[3] D. Currie and P. Levine. Rules, Reputation and Macroeconomic Policy Coordination.

Cambridge University Press, 1993.

[4] Jerey C. Fuhrer. The (Un)Importance of forward-looking behaviour in price specifications. Journal of Money, Credit and Banking, 29(3):338350, 1997.

[5] Jordi Gal and Mark Gertler. Inflation dynamics: A structural econometric analysis.

Journal of Monetary Economics, forthcoming.

[6] Henrik Jensen. Targeting nominal income growth or inflation? mimeo, University of

Copenhagen, June 1999.

[7] Michael T. Kiley. Monetary policy under neoclassical and new-keynesian phillips

curves, with an application to price level and inflation targeting, May 20 1998.

[8] John M. Roberts. New keynesian economics and the phillips curve. Journal of Money,

Credit, and Banking, 27(4):975 984, 1995.

[9] Kenneth Rogo. The optimal degree of commitment to an intermediate monetary

target. Quarterly Journal of Economics, 100:11691190, 1985.

[10] Julio Rotemberg and Michael Woodford. An optimization-based econometric framework for the evaluation of monetary policy. NBER Macroeconomics Annual, 1997.

[11] Glenn Rudebusch and Lars E.O. Svensson. Policy rules for inflation targeting. In

Monetary Policy Rules, pages 203 262. NBER, 1999.

[12] Frank Smets. What horizon for price stability? mimeo, European Central Bank,

August 1999.

21

[13] Lars E.O. Svensson. Inflation forecast targeting: Implementing and monitoring inflation targets. European Economic Review, 41(6):11111146, 1997.

[14] Lars E.O. Svensson. Price stability as a target for monetary policy: Defining and

maintaining price stability. Mimeo, Stockholm University, IIES, March 1999.

[15] Lars E.O. Svensson. Price level targeting vs. inflation targeting. Journal of Money,

Credit and Banking, 1999, forthcoming.

[16] Michael Woodford. Optimal monetary policy inertia. NBER Working Paper no.

7261, August 1999.

22

Finding c and d

pt = apt1 + but

use the stationary version of (42) in (43) and simplify to get

1 a

1 b (1 )

(bpt1 + but pt1 )

ut

(1 a) (1 a)

1 b [1 + (1 a)]

=

pt1

ut

= cpt1 dut

xt =

Variance calculations

This appendix calculates the variance for inflation and the output-gap given a model

implying an evolution of the price level of the form

pt = apt1 + but

(21)

yt = cpt1 + dut

(22)

t = (1 a) pt1 + but

Var ( t ) = (1 a)2 Var (pt1 ) + b2 Var (ut ) 2 (1 a) bCov (pt1 , ut )

(23)

(24)

= aCov (pt2 , ut1 ) + bVar (ut1 )

b

=

2

1 a u

23

(25)

Using that the price level is stationary and substituting (25) into (24) yields

2ab2 2

1 a2 Var (pt ) = b2 2u +

1 a u

b2 (1 + a)

Var (pt ) =

2u

2

(1 a ) (1 a)

(1 a2 ) b2 (1 + a)

2 (1 a) b2 2

2

Var ( t ) =

+b

u

(1 a2 ) (1 a)

1 a

1 a 1 + a 1 a

=

+

2 b2 2u

1 a 1 + a

1a

2 (1 )

=

b2 2u

(1 a) (1 + a)

(26)

(27)

To calculate the variance of the output-gap, it is convenient to use the form (22) and

note that this implies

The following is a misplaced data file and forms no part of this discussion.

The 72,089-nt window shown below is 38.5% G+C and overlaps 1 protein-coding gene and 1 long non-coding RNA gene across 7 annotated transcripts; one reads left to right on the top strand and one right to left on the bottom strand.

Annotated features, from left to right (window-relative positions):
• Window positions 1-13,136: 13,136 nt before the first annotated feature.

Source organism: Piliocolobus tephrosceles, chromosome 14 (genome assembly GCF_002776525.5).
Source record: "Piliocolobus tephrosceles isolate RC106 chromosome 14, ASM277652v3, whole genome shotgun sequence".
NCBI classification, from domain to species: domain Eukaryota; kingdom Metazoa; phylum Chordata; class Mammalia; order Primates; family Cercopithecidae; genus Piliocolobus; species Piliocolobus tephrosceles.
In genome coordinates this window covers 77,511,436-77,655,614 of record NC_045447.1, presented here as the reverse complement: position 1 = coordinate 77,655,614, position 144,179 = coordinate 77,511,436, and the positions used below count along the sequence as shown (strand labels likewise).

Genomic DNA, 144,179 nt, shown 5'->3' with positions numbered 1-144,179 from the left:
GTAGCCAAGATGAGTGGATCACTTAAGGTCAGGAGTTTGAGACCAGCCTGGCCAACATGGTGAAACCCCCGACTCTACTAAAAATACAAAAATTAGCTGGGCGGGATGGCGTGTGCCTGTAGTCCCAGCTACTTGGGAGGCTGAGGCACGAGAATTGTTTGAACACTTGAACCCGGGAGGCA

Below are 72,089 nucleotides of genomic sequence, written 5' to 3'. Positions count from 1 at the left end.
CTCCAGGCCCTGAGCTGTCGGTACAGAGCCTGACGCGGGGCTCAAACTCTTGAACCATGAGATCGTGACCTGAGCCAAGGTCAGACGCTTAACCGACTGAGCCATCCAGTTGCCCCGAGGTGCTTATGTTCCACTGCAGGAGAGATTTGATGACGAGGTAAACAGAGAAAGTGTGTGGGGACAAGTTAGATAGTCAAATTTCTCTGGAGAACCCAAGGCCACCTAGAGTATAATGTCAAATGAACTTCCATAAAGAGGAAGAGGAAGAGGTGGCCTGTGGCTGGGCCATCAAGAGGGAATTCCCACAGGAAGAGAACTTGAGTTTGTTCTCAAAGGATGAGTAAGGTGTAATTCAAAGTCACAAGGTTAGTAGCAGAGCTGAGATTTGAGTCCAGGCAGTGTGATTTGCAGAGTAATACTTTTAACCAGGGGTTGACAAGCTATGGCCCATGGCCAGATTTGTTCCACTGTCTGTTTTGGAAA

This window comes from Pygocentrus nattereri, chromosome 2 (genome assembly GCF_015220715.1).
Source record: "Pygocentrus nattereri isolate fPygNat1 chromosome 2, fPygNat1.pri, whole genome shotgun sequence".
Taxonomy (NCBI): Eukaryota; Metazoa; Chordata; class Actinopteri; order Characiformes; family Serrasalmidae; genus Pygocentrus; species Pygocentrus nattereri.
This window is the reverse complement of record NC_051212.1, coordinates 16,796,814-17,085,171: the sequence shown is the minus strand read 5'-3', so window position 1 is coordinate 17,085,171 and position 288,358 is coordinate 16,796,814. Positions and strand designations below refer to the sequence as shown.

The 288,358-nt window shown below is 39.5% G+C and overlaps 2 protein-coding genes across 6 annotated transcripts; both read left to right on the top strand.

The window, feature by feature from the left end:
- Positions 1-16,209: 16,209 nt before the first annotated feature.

Var (xt ) = c2 Var (pt1 ) + d2 Var (ut ) + 2cdCov (pt1 , ut )

Substituting (26) and (25) into the above equation gives

b2 (1 + a)

b

2

2 2

+

d

+

2cd

2u

u

u

2

(1 a ) (1 a)

1 a

2 2

2

2

b c (1 + a) + d (1 a ) (1 a) + 2bcd (1 a2 ) 2

=

u

(1 a2 ) (1 a)

Var (xt ) = c2

(28)

Following Currie and Levine [3], Woodford [16] and the appendix in Clarida, Gali and

Gertler [2], define the Lagrangian

)

(

X i

min Et

2t + x2t + t+i ( t+i xt+i t+i+1 ut+i )

{xi }

2

i=t

i=0

We start by taking the first order conditions with respect to inflation:

t+i

t+i = t+i1 t+i , i > 0

t = t (that is, i = 0)

24

(29)

= xt+i t+i = 0

xt+i

t+i =

xt+i , i 0

(30)

Combining the first order conditions by substituting (30) into (29) gives

(31)

Substituting (31) into the constraint finally gives a second order stochastic dierence

equation for xt :

(xt xt1 ) = xt

xt+1|t xt + ut

a

xt = axt1 + axt+1|t ut

with a =

.

(1+)+2

xt+1|t

1

1

xt + xt1 =

ut

a

h2

1

1

h+ =0

a

=

and, since h1 h2 =

1 4a2

2

1

.

as

(1 L) 1 L xt+1 =

ut

1

ut

1

= xt1

ut

(1 )

(1 L) xt =

xt

25

(32)

t = t1 +

(ut ut1 )

1

pt = a pt1 + b ut

b =

a =

(33)

a

1 a

( (1 + ) + )

1 4

(1+)+2

(34)

Since there is no credible promise can be made, and there is no endogenous state variable,

the value function in the case of inflation targeting can be written as

1 2

2

V (ut ) = Et min t + xt + V (ut+1 )

xt 2

= 0 + 1 ut + 2 u2t

2

where the minimization is subject to (1). The control variable xt will be a linear function

of the exogenous variables.

t

xt = du

(35)

Also, the forward looking variable (being a linear function of the exogenous variable and

the control variable) will have the form

t = but

(36)

t = xt + ut + Et ut+1

= xt + 1 + b ut

(37)

26

Solving the minimization problem results in the following first order condition:

t

0 = Et t

+ xt

xt

= t + xt

or,

xt = t

(38)

t

t

= t + 1 + b ut

1 + b

=

ut

+ 2

b =

1 + b

+ 2

b =

+ (1 )

t

xt = du

where

d =

.

+ (1 )

27

(39)

Value function:6

1 2

2

Vt (pt1 , ut ) = Et min

p + xt + Vt+1 (pt , ut+1 )

yt

2 t

1

= 0,t + 1,t pt1 + 2,t p2t1

2

1

+ 3,t pt1 ut + 4,t ut + 5,t u2t

2

(40)

ut = ut1 + t